UNITED NATIONS (AP) — U.N. investigators said Friday they are considering publishing their secret list of alleged war criminals in Syria to press for justice for the thousands of victims.
In a strong indication that they will do just that, the investigators expressed hope that releasing the names would put alleged perpetrators of torture, executions and kidnappings "on notice," act as a deterrent and help to protect people at risk of abuse.
"It is unconscionable that Syrians should continue to suffer as they have for the last four years and have to live in a world where only limited attempts have been made to return Syria to peace, and to seek justice for the victims," said Paulo Sergio Pinheiro, who heads the four-member independent commission charged with investigating alleged human rights violations since the Syrian conflict began in March 2011.
Some 222,000 people have been killed in the Syrian civil war according to U.N. estimates. About 6.5 million people have been displaced, and more than 3 million have fled the country.
The commission said it has kept the four lists of names it compiled for possible prosecution confidential because its investigations don't meet the normal requirements of "due process." But it said "not to publish names at this juncture of the investigation would be to reinforce the impunity that the commission was mandated to combat."
The four lists were given to the U.N. human rights chief and are in a safe in Geneva. The commission said a fifth list will be delivered to High Commissioner for Human Rights Zeid Raad al-Hussein in March.
In December 2013, Zeid's predecessor, Navi Pillay, said a growing body of evidence pointed to the involvement of senior Syrian officials, including President Bashar Assad, in crimes against humanity and war crimes. But she was careful to say she hadn't singled him out as a suspect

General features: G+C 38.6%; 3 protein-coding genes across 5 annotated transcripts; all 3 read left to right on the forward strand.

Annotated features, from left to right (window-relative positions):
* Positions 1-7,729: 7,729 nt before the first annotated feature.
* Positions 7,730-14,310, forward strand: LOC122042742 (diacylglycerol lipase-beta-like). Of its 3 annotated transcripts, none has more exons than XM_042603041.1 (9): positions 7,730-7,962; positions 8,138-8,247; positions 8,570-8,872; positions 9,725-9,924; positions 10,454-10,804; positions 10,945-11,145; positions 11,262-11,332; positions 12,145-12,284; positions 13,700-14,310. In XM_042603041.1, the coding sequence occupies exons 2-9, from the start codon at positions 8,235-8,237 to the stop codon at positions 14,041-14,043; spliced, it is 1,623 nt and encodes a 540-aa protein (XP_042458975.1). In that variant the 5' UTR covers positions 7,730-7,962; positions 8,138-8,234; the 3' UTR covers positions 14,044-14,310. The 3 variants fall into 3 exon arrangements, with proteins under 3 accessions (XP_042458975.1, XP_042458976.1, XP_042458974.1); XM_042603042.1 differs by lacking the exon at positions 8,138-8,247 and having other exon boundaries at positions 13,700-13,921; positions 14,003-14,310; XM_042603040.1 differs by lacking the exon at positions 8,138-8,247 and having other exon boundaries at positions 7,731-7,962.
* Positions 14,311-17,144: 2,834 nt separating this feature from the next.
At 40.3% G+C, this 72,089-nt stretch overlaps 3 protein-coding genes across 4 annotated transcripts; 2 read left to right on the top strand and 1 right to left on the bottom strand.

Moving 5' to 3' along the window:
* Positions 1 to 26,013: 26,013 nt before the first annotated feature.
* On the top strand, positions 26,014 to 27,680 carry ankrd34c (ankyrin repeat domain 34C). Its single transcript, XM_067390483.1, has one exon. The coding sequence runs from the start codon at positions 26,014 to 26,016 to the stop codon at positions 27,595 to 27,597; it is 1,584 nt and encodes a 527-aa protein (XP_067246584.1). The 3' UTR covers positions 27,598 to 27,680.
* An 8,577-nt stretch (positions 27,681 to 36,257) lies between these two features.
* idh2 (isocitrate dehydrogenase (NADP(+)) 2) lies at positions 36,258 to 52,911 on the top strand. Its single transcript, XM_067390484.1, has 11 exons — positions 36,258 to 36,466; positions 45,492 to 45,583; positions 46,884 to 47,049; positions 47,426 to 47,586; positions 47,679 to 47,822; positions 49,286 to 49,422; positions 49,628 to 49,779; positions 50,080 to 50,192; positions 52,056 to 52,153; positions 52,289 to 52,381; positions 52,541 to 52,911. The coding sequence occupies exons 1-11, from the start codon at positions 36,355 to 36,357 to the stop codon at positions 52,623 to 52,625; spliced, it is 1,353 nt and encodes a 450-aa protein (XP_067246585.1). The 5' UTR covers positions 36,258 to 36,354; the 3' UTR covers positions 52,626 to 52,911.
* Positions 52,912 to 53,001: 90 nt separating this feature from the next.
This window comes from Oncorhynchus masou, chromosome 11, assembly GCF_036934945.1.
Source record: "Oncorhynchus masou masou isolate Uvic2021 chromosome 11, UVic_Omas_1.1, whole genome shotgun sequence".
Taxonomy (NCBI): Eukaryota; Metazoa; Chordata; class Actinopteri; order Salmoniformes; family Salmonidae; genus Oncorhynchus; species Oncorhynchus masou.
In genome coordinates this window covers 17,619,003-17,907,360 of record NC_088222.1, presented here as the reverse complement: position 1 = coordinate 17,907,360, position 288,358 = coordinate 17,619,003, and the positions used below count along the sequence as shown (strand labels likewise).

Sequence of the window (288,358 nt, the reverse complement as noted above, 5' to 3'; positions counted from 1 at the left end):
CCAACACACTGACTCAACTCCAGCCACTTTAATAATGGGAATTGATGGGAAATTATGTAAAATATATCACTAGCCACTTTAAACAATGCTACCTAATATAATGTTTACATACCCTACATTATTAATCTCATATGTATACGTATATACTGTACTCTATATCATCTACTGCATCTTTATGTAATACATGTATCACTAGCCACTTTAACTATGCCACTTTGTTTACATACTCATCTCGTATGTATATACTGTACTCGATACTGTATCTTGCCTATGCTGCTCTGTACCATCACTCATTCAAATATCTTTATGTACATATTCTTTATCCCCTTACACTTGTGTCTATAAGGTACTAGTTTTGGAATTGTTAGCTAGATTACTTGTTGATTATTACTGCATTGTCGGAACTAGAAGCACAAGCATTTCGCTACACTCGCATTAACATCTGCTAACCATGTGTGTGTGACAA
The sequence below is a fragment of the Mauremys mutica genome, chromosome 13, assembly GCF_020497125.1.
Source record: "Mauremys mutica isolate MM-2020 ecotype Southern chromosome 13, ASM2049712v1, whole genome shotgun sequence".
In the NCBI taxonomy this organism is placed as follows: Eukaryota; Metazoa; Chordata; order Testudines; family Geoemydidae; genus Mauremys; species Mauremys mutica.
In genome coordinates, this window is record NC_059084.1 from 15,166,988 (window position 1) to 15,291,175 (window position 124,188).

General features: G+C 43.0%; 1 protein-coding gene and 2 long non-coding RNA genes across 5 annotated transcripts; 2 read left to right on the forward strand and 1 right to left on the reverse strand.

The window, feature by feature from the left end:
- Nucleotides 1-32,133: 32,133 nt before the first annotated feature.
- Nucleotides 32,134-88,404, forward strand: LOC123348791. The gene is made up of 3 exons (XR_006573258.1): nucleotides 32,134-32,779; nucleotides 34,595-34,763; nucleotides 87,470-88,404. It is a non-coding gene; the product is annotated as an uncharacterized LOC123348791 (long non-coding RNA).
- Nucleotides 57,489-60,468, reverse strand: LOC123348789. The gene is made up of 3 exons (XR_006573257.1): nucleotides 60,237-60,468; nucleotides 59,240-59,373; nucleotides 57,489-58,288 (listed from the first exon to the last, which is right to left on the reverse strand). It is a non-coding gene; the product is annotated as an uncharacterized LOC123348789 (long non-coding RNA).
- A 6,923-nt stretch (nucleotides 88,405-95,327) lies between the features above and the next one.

In a report to the U.N. General Assembly on Friday, the commission said there has been an "exponential rise in the perpetration of war crimes, crimes against humanity and human rights violations" in Syria. It said civilians continue to suffer while the many perpetrators are shielded from accountability.
The report, based on 380 interviews with victims and eyewitnesses during the six-month period ending January 15, details the massive rights violations committed by Assad's government as well as by the Islamic State group and other rebels. The commission has conducted more than 3,556 interviews since September 2011.
It said sieges of opposition areas by the government have become longer and "more harsh," and often include a ban on the delivery of food and medical supplies and continuous air and ground bombing. Government forces are now employing a similar strategy in Raqqa, the Islamic State group's de facto capital, "with total disregard for the distinction between civilian and military targets," the commission said.
Throughout 2013, 2014 and into 2015, it said "the government has made liberal use of barrel bombs," including dropping barrel bombs with chemical agents, "likely chlorine."
In response, Syria's U.N. ambassador, Bashar Ja'afari, told reporters that the commission "has been biased from the beginning."
But the report is also harshly critical of the Islamic State group, noting violent acts including executions of civilians in Raqqa and other areas it holds.
The terrorist group has also abused children "on a scale not seen before in the Syrian conflict," training youngsters to use weapons at "cub camps," the commission said. It is also using young boys as executioners, in combat and in suicide bombing missions. Women have suffered as well, the commission said, citing an increasing number of documented cases of sexual violence.
The commission noted last May's vetoes by Russia and China of a U.N. Security Council resolution that would have referred the conflict in Syria to the International Criminal Court, reiterating that this remains "a key option."
British Ambassador Mark Lyall Grant told reporters that he hopes that another attempt might have a better chance now, since the council is united in its concerns about terrorism and agrees that abuses are being committed by all sides.
"The level of abuses is such that it is absurd that ... the ICC is not investigating," Lyall Grant said.
Failing that, the commission said the council should urgently consider establishing an international tribunal to deal with alleged war crimes in Syria, possibly like those for former Yugoslavia, Sierra Leone or Cambodia.
Associated Press reporter Cara Anna contributed.